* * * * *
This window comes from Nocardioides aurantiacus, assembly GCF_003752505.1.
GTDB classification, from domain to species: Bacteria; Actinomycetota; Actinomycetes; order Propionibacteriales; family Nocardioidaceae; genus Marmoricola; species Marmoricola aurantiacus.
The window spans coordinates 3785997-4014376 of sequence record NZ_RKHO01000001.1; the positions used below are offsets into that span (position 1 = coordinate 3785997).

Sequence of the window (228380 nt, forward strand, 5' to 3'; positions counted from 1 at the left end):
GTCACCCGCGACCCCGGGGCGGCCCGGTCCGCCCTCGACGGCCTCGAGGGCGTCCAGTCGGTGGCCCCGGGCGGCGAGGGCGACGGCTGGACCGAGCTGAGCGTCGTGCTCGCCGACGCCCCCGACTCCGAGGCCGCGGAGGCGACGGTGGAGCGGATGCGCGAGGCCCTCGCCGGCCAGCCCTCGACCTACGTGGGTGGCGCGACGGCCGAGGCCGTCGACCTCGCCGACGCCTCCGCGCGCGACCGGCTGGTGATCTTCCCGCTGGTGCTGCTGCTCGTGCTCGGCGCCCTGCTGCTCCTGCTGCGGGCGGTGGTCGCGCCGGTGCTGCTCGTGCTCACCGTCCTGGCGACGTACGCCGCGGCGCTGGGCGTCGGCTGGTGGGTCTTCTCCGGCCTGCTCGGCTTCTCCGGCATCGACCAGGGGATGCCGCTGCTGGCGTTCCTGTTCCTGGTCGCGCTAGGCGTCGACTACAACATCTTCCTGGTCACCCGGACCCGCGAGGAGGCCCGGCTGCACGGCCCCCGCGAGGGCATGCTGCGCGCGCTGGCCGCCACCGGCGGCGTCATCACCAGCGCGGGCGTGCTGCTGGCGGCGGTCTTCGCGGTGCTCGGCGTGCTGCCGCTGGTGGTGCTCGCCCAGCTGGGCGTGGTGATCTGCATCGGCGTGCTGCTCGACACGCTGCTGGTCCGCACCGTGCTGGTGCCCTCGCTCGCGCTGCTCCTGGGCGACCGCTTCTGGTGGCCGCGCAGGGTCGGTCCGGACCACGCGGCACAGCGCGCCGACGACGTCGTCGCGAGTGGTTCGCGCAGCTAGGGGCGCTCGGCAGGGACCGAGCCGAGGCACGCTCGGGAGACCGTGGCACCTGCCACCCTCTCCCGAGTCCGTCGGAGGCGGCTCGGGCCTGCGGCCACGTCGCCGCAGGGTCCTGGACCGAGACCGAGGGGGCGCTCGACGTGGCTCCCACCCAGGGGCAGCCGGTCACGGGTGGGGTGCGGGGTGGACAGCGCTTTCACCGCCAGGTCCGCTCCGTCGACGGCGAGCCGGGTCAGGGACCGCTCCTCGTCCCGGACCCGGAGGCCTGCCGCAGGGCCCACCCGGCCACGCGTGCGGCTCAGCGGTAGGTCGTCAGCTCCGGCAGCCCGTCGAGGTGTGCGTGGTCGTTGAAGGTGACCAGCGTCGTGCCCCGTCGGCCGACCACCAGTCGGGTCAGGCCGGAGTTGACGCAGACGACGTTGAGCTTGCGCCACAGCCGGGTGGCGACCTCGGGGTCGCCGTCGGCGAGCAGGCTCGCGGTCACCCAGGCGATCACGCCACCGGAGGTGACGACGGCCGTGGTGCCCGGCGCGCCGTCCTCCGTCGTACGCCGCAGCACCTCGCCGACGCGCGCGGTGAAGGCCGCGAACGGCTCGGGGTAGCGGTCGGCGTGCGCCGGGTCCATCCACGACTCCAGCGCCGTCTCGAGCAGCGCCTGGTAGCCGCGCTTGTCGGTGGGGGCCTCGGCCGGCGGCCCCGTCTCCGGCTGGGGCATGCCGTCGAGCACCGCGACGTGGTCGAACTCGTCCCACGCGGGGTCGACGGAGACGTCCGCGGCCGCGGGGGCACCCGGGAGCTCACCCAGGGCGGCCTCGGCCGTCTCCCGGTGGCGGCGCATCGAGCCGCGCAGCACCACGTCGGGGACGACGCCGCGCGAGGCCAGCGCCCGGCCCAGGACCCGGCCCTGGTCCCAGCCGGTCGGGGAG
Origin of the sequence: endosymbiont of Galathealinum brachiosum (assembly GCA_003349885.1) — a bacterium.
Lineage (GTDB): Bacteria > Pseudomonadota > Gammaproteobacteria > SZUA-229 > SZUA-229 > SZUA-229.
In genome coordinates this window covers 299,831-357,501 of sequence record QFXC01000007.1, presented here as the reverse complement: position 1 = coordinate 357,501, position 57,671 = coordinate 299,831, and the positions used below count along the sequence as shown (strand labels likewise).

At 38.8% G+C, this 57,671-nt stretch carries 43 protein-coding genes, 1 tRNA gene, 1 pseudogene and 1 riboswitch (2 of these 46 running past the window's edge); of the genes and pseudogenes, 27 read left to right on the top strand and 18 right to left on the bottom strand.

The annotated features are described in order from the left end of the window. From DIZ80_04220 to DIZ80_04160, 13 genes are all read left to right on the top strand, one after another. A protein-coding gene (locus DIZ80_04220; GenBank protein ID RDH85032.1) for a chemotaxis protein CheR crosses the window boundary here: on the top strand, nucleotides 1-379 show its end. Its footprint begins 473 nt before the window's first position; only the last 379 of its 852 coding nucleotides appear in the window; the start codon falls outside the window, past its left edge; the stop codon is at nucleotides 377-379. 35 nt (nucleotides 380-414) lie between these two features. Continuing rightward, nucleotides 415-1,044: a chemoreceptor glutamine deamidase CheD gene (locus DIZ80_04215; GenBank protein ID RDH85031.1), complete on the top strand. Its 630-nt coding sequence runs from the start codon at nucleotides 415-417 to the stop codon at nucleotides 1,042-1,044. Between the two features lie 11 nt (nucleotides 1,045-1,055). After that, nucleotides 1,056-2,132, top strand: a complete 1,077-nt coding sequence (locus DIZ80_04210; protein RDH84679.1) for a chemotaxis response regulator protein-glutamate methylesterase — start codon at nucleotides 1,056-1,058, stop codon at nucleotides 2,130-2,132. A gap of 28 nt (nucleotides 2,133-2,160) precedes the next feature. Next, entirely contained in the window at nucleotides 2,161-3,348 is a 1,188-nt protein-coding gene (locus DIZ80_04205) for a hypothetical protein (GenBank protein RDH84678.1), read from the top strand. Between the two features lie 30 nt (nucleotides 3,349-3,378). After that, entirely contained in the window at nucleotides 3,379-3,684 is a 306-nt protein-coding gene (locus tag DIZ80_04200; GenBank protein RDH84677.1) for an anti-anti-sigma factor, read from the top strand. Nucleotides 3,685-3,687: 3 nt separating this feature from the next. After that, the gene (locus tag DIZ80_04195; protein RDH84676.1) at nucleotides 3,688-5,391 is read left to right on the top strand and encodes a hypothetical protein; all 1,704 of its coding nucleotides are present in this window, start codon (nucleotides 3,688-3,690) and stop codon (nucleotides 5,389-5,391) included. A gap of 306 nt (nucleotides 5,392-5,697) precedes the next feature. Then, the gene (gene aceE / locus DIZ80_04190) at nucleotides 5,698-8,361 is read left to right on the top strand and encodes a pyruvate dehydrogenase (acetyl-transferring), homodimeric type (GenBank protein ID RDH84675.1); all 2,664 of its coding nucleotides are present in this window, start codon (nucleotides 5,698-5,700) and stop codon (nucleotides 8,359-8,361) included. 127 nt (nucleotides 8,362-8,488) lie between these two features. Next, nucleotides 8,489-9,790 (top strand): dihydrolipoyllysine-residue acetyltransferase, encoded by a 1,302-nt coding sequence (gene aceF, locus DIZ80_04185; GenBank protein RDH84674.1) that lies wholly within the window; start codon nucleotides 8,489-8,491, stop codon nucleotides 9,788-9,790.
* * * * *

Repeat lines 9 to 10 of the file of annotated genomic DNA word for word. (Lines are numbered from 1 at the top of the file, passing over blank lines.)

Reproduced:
At 38.8% G+C, this 57,671-nt stretch carries 43 protein-coding genes, 1 tRNA gene, 1 pseudogene and 1 riboswitch (2 of these 46 running past the window's edge); of the genes and pseudogenes, 27 read left to right on the top strand and 18 right to left on the bottom strand.

The annotated features are described in order from the left end of the window. From DIZ80_04220 to DIZ80_04160, 13 genes are all read left to right on the top strand, one after another. A protein-coding gene (locus DIZ80_04220; GenBank protein ID RDH85032.1) for a chemotaxis protein CheR crosses the window boundary here: on the top strand, nucleotides 1-379 show its end. Its footprint begins 473 nt before the window's first position; only the last 379 of its 852 coding nucleotides appear in the window; the start codon falls outside the window, past its left edge; the stop codon is at nucleotides 377-379. 35 nt (nucleotides 380-414) lie between these two features. Continuing rightward, nucleotides 415-1,044: a chemoreceptor glutamine deamidase CheD gene (locus DIZ80_04215; GenBank protein ID RDH85031.1), complete on the top strand. Its 630-nt coding sequence runs from the start codon at nucleotides 415-417 to the stop codon at nucleotides 1,042-1,044. Between the two features lie 11 nt (nucleotides 1,045-1,055). After that, nucleotides 1,056-2,132, top strand: a complete 1,077-nt coding sequence (locus DIZ80_04210; protein RDH84679.1) for a chemotaxis response regulator protein-glutamate methylesterase — start codon at nucleotides 1,056-1,058, stop codon at nucleotides 2,130-2,132. A gap of 28 nt (nucleotides 2,133-2,160) precedes the next feature. Next, entirely contained in the window at nucleotides 2,161-3,348 is a 1,188-nt protein-coding gene (locus DIZ80_04205) for a hypothetical protein (GenBank protein RDH84678.1), read from the top strand. Between the two features lie 30 nt (nucleotides 3,349-3,378). After that, entirely contained in the window at nucleotides 3,379-3,684 is a 306-nt protein-coding gene (locus tag DIZ80_04200; GenBank protein RDH84677.1) for an anti-anti-sigma factor, read from the top strand. Nucleotides 3,685-3,687: 3 nt separating this feature from the next. After that, the gene (locus tag DIZ80_04195; protein RDH84676.1) at nucleotides 3,688-5,391 is read left to right on the top strand and encodes a hypothetical protein; all 1,704 of its coding nucleotides are present in this window, start codon (nucleotides 3,688-3,690) and stop codon (nucleotides 5,389-5,391) included. A gap of 306 nt (nucleotides 5,392-5,697) precedes the next feature. Then, the gene (gene aceE / locus DIZ80_04190) at nucleotides 5,698-8,361 is read left to right on the top strand and encodes a pyruvate dehydrogenase (acetyl-transferring), homodimeric type (GenBank protein ID RDH84675.1); all 2,664 of its coding nucleotides are present in this window, start codon (nucleotides 5,698-5,700) and stop codon (nucleotides 8,359-8,361) included. 127 nt (nucleotides 8,362-8,488) lie between these two features. Next, nucleotides 8,489-9,790 (top strand): dihydrolipoyllysine-residue acetyltransferase, encoded by a 1,302-nt coding sequence (gene aceF, locus DIZ80_04185; GenBank protein RDH84674.1) that lies wholly within the window; start codon nucleotides 8,489-8,491, stop codon nucleotides 9,788-9,790.